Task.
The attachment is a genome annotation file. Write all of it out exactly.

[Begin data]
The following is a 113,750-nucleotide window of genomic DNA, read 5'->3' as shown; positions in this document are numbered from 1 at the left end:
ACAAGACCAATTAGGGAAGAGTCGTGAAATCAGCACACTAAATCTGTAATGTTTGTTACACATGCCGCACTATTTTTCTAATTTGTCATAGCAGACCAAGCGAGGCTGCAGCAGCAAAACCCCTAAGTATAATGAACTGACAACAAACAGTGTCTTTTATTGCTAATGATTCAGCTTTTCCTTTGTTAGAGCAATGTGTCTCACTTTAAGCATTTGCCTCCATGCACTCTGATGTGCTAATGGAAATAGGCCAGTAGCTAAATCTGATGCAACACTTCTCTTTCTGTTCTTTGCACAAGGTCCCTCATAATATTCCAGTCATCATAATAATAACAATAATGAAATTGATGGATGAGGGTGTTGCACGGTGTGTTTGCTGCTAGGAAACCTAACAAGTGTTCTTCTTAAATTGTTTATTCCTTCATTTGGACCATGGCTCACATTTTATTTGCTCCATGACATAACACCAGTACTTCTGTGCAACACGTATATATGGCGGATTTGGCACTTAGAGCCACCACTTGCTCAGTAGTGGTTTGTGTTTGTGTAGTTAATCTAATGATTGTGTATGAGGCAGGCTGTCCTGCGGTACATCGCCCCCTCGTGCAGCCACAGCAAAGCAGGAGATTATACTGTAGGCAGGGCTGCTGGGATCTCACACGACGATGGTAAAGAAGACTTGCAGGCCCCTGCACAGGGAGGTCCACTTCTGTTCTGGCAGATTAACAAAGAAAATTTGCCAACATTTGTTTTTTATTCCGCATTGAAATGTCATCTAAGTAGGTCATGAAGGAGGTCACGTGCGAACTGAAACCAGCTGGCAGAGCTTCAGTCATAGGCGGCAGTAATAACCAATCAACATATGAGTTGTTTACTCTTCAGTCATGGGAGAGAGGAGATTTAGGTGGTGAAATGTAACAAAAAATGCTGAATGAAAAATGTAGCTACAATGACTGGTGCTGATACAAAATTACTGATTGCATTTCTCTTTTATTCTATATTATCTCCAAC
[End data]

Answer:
The following is a 113,750-nucleotide window of genomic DNA, read 5'->3' as shown; positions in this document are numbered from 1 at the left end:
ACAAGACCAATTAGGGAAGAGTCGTGAAATCAGCACACTAAATCTGTAATGTTTGTTACACATGCCGCACTATTTTTCTAATTTGTCATAGCAGACCAAGCGAGGCTGCAGCAGCAAAACCCCTAAGTATAATGAACTGACAACAAACAGTGTCTTTTATTGCTAATGATTCAGCTTTTCCTTTGTTAGAGCAATGTGTCTCACTTTAAGCATTTGCCTCCATGCACTCTGATGTGCTAATGGAAATAGGCCAGTAGCTAAATCTGATGCAACACTTCTCTTTCTGTTCTTTGCACAAGGTCCCTCATAATATTCCAGTCATCATAATAATAACAATAATGAAATTGATGGATGAGGGTGTTGCACGGTGTGTTTGCTGCTAGGAAACCTAACAAGTGTTCTTCTTAAATTGTTTATTCCTTCATTTGGACCATGGCTCACATTTTATTTGCTCCATGACATAACACCAGTACTTCTGTGCAACACGTATATATGGCGGATTTGGCACTTAGAGCCACCACTTGCTCAGTAGTGGTTTGTGTTTGTGTAGTTAATCTAATGATTGTGTATGAGGCAGGCTGTCCTGCGGTACATCGCCCCCTCGTGCAGCCACAGCAAAGCAGGAGATTATACTGTAGGCAGGGCTGCTGGGATCTCACACGACGATGGTAAAGAAGACTTGCAGGCCCCTGCACAGGGAGGTCCACTTCTGTTCTGGCAGATTAACAAAGAAAATTTGCCAACATTTGTTTTTTATTCCGCATTGAAATGTCATCTAAGTAGGTCATGAAGGAGGTCACGTGCGAACTGAAACCAGCTGGCAGAGCTTCAGTCATAGGCGGCAGTAATAACCAATCAACATATGAGTTGTTTACTCTTCAGTCATGGGAGAGAGGAGATTTAGGTGGTGAAATGTAACAAAAAATGCTGAATGAAAAATGTAGCTACAATGACTGGTGCTGATACAAAATTACTGATTGCATTTCTCTTTTATTCTATATTATCTCCAAC